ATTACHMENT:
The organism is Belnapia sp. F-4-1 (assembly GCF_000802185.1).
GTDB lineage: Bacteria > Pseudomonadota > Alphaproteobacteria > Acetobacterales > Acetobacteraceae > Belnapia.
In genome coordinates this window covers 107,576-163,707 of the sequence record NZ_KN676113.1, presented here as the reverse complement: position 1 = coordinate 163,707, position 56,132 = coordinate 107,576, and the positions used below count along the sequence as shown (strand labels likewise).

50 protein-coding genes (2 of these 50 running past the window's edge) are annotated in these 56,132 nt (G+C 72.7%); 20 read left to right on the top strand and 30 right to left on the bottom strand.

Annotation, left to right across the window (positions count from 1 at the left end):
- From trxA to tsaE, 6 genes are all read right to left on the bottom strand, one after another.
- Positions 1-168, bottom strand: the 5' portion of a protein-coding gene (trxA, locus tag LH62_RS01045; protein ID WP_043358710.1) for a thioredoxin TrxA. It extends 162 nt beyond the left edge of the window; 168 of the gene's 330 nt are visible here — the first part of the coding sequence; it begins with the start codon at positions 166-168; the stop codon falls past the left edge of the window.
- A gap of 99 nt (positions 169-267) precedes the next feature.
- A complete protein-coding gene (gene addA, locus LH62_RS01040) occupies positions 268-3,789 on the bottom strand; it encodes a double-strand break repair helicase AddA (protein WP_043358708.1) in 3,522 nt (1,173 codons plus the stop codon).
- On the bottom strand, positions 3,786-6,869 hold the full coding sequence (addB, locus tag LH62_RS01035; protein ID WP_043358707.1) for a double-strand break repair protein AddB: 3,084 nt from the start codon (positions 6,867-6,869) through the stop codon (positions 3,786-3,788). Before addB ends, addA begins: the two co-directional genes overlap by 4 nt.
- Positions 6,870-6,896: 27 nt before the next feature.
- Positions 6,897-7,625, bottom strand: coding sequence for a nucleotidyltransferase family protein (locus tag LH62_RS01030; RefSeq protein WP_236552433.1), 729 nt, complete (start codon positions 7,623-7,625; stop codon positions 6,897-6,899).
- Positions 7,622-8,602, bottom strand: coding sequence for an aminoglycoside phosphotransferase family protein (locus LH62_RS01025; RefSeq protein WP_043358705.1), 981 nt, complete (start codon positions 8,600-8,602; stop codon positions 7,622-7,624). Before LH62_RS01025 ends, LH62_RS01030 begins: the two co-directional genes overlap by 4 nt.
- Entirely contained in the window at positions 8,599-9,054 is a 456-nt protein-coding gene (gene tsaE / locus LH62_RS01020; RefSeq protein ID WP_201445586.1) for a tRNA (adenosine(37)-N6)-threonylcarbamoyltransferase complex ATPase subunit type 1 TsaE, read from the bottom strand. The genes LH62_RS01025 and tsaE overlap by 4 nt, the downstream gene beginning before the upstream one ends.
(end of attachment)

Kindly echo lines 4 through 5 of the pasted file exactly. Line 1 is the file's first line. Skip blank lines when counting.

50 protein-coding genes (2 of these 50 running past the window's edge) are annotated in these 56,132 nt (G+C 72.7%); 20 read left to right on the top strand and 30 right to left on the bottom strand.

Annotation, left to right across the window (positions count from 1 at the left end):